catastrophe force The New England Journal of
Medicine to have the courage to go beyond its
habitual thinking of denial of petrochemical
illness? I hope it will, though I suspect it won’t.
Two Ways of
Looking at the Deepwater Catastrophe
The Deepwater Horizon gusher in
the Gulf of Mexico (2010) caused a greater environmental
havoc than any other oil spill. There are two ways
we can look at the Deepwater catastrophe. One way is
to look at it as a colossal humiliation for our
country.11 For decades the United States
has claimed to be the technological behemoth, the
world leader in innovation, the likes of which the
planet has never witnessed. Now this: we cannot cap
an oil spill. Our ocean oil brooms are overrun by
waves just one foot high. Our oil brems are expected
to be wiped out with the first hurricane. Chemical
dispersants are toxic, submerge the oil, and will
undoubtedly worsen delayed environmental damage. We
beg Brits for billions. It requires no large leap of
imagination to foresee the wars of greed and rage
which those British billions will unleash. This is
the way of indignity and despair.
The second way is of
beyond-habitual thinking. It is a way of deep
reflection, with humility, about our rightful place
in the natural order of the planet and the community
of civilized peoples of the world. What are a
society’s legitimate needs for energy? What might be
the necessary short-term and long-term energy
conservation strategies? What might be the
environmental costs of specific energy sources? What
might be the environmental hazards created by the
invasion of deep ocean? How can humans, animal, and
plant life be protected when major accidents do
occur? How ethical have Congress and successive
administrations been in these matters? To cite one
example, Congress enacted the Deepwater Royal Relief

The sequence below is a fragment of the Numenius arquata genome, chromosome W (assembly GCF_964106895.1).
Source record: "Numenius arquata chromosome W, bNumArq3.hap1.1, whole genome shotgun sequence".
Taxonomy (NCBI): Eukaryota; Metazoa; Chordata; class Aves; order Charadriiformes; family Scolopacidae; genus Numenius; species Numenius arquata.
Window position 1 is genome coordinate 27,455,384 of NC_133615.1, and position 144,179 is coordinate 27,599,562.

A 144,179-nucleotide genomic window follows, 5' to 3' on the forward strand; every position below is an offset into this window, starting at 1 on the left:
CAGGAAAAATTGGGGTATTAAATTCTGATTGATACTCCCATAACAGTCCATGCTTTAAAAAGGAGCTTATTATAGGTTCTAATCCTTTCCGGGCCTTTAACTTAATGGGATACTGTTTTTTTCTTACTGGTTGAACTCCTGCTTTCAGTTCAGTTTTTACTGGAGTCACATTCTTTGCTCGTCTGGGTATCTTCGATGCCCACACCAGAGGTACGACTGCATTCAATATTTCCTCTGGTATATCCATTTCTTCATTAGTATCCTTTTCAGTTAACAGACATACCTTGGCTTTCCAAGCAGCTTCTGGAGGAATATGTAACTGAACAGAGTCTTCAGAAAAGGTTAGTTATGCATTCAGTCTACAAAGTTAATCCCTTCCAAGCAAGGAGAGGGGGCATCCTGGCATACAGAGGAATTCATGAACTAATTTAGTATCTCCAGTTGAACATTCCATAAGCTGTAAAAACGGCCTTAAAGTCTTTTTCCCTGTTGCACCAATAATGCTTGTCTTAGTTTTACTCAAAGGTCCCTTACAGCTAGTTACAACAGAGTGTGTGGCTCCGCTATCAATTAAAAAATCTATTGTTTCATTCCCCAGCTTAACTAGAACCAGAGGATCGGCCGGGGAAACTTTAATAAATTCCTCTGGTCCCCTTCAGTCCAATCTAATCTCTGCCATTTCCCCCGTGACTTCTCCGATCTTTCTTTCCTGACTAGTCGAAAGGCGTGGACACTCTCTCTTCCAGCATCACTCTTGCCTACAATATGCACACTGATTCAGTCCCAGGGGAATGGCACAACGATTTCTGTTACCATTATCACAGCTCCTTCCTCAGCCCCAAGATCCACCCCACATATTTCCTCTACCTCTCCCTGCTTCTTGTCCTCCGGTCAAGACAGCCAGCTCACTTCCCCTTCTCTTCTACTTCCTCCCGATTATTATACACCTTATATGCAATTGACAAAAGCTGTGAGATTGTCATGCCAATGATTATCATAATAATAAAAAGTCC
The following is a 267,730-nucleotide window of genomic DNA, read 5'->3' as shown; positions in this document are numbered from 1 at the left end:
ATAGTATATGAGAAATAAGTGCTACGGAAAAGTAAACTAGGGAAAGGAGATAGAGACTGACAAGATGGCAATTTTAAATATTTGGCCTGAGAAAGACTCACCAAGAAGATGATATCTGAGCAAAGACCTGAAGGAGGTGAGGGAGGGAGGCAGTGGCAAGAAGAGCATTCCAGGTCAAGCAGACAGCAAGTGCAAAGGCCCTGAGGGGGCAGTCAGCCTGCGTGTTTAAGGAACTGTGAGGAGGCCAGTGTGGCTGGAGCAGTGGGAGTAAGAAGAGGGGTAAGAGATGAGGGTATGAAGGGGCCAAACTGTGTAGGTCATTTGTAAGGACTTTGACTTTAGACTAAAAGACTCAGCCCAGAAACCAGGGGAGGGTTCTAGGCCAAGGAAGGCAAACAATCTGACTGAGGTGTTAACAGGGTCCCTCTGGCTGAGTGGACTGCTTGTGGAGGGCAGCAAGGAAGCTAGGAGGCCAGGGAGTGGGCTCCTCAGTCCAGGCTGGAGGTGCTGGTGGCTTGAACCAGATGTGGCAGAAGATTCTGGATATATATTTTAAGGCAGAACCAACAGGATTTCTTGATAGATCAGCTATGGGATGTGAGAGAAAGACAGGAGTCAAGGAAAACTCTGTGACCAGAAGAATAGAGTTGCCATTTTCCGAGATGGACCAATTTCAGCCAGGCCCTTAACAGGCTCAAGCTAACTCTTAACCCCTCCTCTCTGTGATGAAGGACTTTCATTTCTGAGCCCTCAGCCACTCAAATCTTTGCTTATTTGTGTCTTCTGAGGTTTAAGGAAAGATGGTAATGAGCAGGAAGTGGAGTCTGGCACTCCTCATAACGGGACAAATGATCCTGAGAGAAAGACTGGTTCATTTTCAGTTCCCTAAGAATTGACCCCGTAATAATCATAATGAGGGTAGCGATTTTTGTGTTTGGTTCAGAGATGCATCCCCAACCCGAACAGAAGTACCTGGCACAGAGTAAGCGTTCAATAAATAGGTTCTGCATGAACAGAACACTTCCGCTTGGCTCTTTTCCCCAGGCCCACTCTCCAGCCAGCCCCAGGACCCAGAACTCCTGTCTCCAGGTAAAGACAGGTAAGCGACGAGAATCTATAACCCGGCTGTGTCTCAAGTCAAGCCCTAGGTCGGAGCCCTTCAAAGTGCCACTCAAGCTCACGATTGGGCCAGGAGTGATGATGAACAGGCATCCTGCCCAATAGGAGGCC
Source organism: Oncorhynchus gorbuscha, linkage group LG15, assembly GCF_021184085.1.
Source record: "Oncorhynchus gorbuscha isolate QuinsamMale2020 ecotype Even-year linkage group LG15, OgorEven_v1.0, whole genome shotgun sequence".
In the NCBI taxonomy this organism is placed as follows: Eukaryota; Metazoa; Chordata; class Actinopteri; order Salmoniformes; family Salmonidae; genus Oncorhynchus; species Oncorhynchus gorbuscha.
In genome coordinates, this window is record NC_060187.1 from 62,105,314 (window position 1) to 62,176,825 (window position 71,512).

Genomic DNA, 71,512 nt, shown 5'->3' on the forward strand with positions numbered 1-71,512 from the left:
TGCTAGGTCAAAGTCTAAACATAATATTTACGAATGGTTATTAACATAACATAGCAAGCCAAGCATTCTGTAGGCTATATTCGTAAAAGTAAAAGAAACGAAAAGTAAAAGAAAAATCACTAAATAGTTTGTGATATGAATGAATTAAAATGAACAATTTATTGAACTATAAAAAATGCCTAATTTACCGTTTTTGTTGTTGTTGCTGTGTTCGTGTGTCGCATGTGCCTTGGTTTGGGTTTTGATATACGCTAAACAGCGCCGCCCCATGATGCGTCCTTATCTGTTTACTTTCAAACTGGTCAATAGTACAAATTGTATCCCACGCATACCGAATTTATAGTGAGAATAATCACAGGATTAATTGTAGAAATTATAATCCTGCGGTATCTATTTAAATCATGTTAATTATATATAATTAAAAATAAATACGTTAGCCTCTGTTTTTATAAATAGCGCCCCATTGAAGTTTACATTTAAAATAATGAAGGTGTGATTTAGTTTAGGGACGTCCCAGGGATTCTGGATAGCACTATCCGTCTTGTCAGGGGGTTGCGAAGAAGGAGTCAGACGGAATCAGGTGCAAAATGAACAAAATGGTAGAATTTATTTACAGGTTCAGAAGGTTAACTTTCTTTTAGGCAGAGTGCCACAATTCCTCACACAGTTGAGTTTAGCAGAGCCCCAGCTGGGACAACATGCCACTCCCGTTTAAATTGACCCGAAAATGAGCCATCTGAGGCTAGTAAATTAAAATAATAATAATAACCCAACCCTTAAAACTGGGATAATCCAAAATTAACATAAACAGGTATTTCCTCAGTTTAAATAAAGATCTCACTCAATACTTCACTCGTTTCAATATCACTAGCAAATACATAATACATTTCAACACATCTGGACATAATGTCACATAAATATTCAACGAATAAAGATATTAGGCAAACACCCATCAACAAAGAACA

Act of 1995 to massively reward deep ocean drilling
companies. Hard to believe, the act waived
government royalties totaling billions of dollars
for many leases for deep ocean drilling during
1996-2000. These, in my view, are the questions that
deserve open and diligent public discourse in the
Spill and Journalistic Lap dog
On August 4, 2010, The New
York Times ran a front page story entitled "U.S.
Finds Most Oil From Spill Poses Little Additional
Risk. This was a stunning display of ignorance and
irresponsibility. I predict that the Times
will regret its story in coming years. The editors
might then counter that we only reported what the
U.S. government claimed. If so, they would also have
to admit that they were being journalistic lap dogs,
not watch dogs. How can anyone state that massive
petrochemical pollution will not have significant
adverse health effects on people, marine species,
and coastal plants?
The Times’ position
becomes more reprehensible when we consider the
headline of a report in Nature of July 27,
2010 entitled "Muddying the waters on Gulf oxygen
data." Nature went on to describe how the
observation of independent researchers refuted the
claim of U.S. government report that significant
oxygen depletion in the Gulf of Mexico had not
occurred. Amazingly, the Times chose to
believe government officials rather than independent
scientists. Long live journalistic lap dogs!
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8. Ali M. The Principles and
Practice of Integrative Medicine Volume III: Darwin,
Oxygen Homeostasis, and Oxystatic Therapies. 3 rd.
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Practice of Integrative Medicine Volume XI: Darwin,
Dysox, and Disease. 2000. 3rd. Edi. 2008. New York.
(2009) Institute of Integrative Medicine Press.
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Practice of Integrative Medicine Volume XI: Darwin,
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Clean the Gulf. The New York Times. June 6, 2010.
Course on Microbiology
INTRODUCTION TO MICROBIOLOGY
Inflammation, Infections, and Immunity
What Is Inflammation?
* Infectious Diseases
Fungi and Molds
Oxygen Adjudicates Oxyphillic-Oxyphobic Conflicts
Kills Coffee Plants Also Hurts Humans
Must We Continue to
Antibioticize for H. pylori?
* Castor Oil
Rubs for Colicky Babies and Children
Sesame Oil: Why Is It
One of My Darlings?
Anti-Inflammatory Spice Therapies for Arthritis
Oil Therapies for Arthritis
LAPs and TAPs
Determine the Outcome in Infections Everywhere in
* Viruses and Virology
Chronic Lyme Disease
is Mismanaged Acute Lyme Infection